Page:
Heart Tumor Removal Surgery
What is heart tumor removal surgery?
Heart tumor removal surgery is a complex medical procedure that treats tumors in your heart. It’s especially helpful for people who have benign heart tumors that pose a risk of complications.
Depending on the type of tumor you have, you may need reconstructive surgery to repair damage to your heart or one of its valves. Your healthcare provider will tell you if this is something you need.
What is a heart tumor?
A heart tumor is a growth that forms in your heart. Primary heart tumors begin in your heart, as opposed to spreading from somewhere else in your body. Most primary heart tumors are benign (not cancerous). They have essentially no risk of metastasis (spreading), and they’re not associated with decreased life expectancy as long as they’re removed.
The vast majority of primary heart tumors are myxomas or papillary fibroelastomas. These are benign growths that can impact heart valve function. More commonly, they can increase your risk for a blood clot that travels through your bloodstream (embolism) or a stroke. So, your healthcare provider may recommend surgery to remove the tumor.
Cancerous heart tumors (sarcomas) are extremely rare, and most often they’re not treated with surgery.
Can you remove a tumor from the heart?
Yes, in many cases, surgeons can completely remove a tumor from your heart. Surgeries to remove benign tumors like myxomas and papillary fibroelastomas are very successful.
However, some complex benign tumors and cancerous tumors can be harder to remove. In those cases, surgeons may remove as much of the tumor as possible (partial resection). This should help ease some of your symptoms and give you a better quality of life. In other cases, surgery may not be feasible, and your provider may recommend other treatments or palliative care.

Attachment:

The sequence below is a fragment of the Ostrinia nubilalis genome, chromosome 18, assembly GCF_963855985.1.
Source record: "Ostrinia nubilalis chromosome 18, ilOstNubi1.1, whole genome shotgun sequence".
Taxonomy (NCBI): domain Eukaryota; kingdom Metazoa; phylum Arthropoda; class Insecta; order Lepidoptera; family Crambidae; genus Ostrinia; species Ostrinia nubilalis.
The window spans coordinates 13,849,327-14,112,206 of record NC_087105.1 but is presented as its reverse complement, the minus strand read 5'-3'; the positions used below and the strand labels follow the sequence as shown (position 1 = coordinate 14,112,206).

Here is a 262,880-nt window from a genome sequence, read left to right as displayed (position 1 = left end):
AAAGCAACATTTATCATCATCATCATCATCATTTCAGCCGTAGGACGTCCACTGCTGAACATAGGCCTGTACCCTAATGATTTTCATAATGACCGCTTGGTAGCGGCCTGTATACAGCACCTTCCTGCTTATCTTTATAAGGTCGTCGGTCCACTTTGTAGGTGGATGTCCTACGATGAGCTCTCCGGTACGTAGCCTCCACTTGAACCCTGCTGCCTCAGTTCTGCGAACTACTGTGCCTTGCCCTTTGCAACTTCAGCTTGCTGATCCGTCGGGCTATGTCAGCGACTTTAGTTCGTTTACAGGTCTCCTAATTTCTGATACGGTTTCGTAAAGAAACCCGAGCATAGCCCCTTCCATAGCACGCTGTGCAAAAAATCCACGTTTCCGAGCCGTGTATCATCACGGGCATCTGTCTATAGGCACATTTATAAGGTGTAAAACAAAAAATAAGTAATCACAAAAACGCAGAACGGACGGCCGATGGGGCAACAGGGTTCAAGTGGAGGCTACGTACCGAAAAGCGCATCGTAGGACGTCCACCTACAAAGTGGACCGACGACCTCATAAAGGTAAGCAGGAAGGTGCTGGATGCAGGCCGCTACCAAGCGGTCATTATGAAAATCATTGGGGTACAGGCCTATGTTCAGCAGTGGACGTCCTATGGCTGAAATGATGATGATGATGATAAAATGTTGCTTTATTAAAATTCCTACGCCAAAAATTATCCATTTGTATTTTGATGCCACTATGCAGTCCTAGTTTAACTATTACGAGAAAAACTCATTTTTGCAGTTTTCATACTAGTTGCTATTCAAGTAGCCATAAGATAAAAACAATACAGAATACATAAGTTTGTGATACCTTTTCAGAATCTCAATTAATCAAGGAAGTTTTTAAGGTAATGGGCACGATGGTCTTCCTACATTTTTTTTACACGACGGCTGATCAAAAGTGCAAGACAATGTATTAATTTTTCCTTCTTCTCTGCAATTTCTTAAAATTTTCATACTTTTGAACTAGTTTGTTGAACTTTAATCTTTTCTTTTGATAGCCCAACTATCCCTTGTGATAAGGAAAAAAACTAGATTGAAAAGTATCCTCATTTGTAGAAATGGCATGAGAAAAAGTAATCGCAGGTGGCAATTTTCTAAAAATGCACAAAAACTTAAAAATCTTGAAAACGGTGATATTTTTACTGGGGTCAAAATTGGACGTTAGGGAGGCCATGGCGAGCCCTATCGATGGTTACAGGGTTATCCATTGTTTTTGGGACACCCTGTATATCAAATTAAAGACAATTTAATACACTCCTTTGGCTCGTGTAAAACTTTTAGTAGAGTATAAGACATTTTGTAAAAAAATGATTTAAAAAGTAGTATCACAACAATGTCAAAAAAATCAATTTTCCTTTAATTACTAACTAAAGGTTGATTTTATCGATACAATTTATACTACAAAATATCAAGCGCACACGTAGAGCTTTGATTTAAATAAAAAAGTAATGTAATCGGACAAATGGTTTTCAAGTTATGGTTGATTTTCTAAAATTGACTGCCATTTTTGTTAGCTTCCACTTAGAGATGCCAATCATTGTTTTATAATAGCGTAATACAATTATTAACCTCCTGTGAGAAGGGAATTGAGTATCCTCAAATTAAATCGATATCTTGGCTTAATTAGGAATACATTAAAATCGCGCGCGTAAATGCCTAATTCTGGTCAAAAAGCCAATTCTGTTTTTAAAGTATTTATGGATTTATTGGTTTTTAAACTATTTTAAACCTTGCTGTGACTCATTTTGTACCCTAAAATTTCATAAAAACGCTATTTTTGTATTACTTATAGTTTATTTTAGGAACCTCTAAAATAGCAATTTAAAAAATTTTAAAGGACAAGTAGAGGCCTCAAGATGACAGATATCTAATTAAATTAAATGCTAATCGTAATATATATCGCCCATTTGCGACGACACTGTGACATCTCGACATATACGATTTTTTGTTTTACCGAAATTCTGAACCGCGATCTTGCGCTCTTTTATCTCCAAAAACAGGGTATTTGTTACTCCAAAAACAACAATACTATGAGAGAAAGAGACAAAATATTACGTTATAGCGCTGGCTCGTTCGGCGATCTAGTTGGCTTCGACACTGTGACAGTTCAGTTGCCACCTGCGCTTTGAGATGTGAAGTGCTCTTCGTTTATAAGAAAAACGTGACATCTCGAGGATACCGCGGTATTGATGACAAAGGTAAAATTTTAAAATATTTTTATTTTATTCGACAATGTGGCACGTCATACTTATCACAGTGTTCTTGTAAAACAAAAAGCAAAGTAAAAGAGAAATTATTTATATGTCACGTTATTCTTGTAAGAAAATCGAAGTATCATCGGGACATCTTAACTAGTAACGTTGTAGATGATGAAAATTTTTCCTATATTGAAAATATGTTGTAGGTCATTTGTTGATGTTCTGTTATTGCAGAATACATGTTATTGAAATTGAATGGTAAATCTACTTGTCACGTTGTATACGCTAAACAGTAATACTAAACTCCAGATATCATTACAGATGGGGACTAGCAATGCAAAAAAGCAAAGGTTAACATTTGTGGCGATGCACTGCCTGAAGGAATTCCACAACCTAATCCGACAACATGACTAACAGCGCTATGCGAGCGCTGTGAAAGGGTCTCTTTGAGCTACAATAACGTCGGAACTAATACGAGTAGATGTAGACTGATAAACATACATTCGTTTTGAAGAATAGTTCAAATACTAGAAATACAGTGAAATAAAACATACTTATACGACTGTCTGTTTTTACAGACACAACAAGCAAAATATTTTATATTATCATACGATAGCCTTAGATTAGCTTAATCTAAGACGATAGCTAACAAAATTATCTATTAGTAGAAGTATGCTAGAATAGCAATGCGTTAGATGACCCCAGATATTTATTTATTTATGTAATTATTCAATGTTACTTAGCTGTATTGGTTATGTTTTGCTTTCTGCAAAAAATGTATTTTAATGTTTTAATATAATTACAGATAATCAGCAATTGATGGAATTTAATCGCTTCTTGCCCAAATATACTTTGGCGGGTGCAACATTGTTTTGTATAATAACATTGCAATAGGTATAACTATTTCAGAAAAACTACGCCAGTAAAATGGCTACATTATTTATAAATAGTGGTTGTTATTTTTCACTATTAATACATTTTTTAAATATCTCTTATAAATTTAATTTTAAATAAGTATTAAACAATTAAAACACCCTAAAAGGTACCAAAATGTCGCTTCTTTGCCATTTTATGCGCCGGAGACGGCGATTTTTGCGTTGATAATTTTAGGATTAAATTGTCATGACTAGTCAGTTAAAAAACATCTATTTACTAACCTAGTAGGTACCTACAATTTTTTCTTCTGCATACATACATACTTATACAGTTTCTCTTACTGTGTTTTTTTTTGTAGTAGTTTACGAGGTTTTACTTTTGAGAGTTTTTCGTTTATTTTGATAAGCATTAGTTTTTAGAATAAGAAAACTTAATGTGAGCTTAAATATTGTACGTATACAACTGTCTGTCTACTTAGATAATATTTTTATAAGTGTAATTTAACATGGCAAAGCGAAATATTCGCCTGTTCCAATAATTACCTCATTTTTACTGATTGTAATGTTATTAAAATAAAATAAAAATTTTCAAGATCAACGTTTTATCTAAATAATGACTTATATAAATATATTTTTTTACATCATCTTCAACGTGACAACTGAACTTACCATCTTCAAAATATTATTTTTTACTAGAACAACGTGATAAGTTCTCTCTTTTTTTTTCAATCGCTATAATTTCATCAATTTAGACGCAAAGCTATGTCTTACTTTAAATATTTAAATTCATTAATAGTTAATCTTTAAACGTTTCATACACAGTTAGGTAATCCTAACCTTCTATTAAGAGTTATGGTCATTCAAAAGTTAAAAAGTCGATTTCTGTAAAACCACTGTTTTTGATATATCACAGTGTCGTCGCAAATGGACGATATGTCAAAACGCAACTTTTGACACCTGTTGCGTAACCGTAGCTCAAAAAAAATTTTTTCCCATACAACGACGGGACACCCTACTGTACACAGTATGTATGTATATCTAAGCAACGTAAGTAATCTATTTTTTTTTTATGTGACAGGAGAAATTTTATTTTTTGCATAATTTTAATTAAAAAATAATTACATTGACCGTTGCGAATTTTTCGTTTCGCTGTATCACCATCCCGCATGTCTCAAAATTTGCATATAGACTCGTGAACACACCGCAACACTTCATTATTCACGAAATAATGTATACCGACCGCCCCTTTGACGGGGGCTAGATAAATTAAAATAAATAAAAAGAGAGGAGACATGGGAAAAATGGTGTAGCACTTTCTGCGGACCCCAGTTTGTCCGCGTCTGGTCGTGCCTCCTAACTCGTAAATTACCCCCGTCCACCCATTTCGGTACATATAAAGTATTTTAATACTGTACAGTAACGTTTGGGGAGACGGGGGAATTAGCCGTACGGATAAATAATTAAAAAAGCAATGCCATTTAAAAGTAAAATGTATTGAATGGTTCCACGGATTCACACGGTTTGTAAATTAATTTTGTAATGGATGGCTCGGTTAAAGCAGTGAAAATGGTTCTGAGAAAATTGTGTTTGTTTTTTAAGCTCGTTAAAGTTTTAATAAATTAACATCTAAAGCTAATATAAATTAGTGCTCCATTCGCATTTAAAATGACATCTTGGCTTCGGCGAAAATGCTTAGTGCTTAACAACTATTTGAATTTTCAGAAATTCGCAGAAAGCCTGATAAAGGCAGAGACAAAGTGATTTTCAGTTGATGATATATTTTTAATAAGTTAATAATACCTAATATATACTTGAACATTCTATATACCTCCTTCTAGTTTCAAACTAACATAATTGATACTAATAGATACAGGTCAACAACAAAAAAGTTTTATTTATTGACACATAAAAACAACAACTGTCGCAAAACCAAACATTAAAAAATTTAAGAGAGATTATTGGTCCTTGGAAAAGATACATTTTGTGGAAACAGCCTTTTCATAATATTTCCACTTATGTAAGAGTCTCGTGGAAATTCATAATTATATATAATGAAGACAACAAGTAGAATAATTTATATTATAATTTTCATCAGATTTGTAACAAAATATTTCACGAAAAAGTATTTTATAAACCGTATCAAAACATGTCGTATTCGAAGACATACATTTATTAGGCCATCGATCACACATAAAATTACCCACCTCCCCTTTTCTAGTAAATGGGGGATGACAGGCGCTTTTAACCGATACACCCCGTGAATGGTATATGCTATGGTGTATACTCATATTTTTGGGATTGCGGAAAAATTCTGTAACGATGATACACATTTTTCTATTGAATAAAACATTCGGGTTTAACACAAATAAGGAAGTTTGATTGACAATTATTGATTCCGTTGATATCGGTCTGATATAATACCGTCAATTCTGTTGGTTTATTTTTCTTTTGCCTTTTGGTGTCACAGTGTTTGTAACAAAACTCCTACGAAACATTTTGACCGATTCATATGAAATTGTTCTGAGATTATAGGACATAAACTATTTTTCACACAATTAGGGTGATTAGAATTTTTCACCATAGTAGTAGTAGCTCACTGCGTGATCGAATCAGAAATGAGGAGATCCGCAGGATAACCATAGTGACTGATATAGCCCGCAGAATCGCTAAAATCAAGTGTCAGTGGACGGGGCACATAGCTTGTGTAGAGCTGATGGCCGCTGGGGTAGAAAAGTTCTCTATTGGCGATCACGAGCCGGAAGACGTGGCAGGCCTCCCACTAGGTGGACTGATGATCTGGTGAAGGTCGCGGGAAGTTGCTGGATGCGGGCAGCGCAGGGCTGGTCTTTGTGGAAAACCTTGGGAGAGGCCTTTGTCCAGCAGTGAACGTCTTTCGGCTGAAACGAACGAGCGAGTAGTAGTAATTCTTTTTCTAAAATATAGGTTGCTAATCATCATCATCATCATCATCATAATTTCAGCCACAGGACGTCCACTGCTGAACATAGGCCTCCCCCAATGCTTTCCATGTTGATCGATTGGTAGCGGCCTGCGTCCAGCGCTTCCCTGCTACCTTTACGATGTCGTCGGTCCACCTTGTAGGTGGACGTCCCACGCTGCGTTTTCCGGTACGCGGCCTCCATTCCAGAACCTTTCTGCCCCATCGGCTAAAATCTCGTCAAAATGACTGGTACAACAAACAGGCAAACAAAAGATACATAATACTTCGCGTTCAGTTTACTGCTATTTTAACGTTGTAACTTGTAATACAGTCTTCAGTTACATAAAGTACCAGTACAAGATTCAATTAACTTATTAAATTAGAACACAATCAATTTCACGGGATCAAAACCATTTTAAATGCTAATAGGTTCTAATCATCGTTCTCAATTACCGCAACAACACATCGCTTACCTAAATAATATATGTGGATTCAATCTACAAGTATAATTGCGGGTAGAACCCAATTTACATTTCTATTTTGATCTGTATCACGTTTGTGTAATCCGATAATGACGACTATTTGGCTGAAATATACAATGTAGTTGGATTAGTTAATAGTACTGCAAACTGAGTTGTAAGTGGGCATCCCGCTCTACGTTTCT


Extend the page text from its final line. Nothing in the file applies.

Who needs to have this surgery?
You may need surgery to remove a heart tumor if your healthcare provider believes the benefits of surgery outweigh the risks. Your provider may recommend surgery if the tumor:
- Causes symptoms.
- Interferes with your heart function.
- Raises your risk of complications like blood clots or a stroke.
- Is growing quickly.
How do surgeons remove a tumor from the heart?
Open-heart surgery is the traditional method for removing heart tumors. However, medical advances have led to minimally invasive methods that give you an easier recovery.
Heart tumors are rare, and surgeries to remove them aren’t as common as most other heart surgeries. So, it’s important to seek care at a major medical center that has experience in treating heart tumors. A surgical team will assess your situation and decide the most suitable type of surgery for you.
Open-heart surgery to remove tumor
Open-heart surgery gives your surgeon a direct view of your heart and surrounding anatomy. It requires a median sternotomy, which is a procedure that makes a long, vertical incision down the middle of your chest.
Your surgical team gives you anesthesia so you’re in a deep sleep during the surgery. They also connect you to cardiopulmonary bypass (a heart-lung machine). This machine does the work of your heart and lungs and allows your surgeon to operate on a still (non-beating) heart.
Your surgeon removes the tumor and, if needed, reconstructs damaged parts of your heart. Reconstruction may include valve repair or replacement depending on how the tumor affected your heart.
Minimally invasive heart surgery
Minimally invasive heart surgery doesn’t require an incision down the middle of your chest, like in open-heart surgery. Instead, your surgeon uses small incisions to access your heart and remove the tumor. You still need anesthesia and cardiopulmonary bypass.
Robotically assisted heart surgery
Robotically assisted removal of heart tumors is a type of minimally invasive heart surgery. Surgeons perform it using an endoscopic, closed chest approach.
For this procedure, your surgeon creates several small incisions between your ribs. These incisions allow your surgeon to insert tools connected to robotic arms. Your surgeon’s hands control the movements of these robotic arms. Imaging technology allows your surgeon to see inside your heart throughout the process.
What happens before surgery?
Your surgical team will tell you how to prepare for your surgery. Be sure to closely follow their instructions on:
- Any needed changes to your medication schedule.
- When you should start fasting (not eating or drinking) the night before your surgery.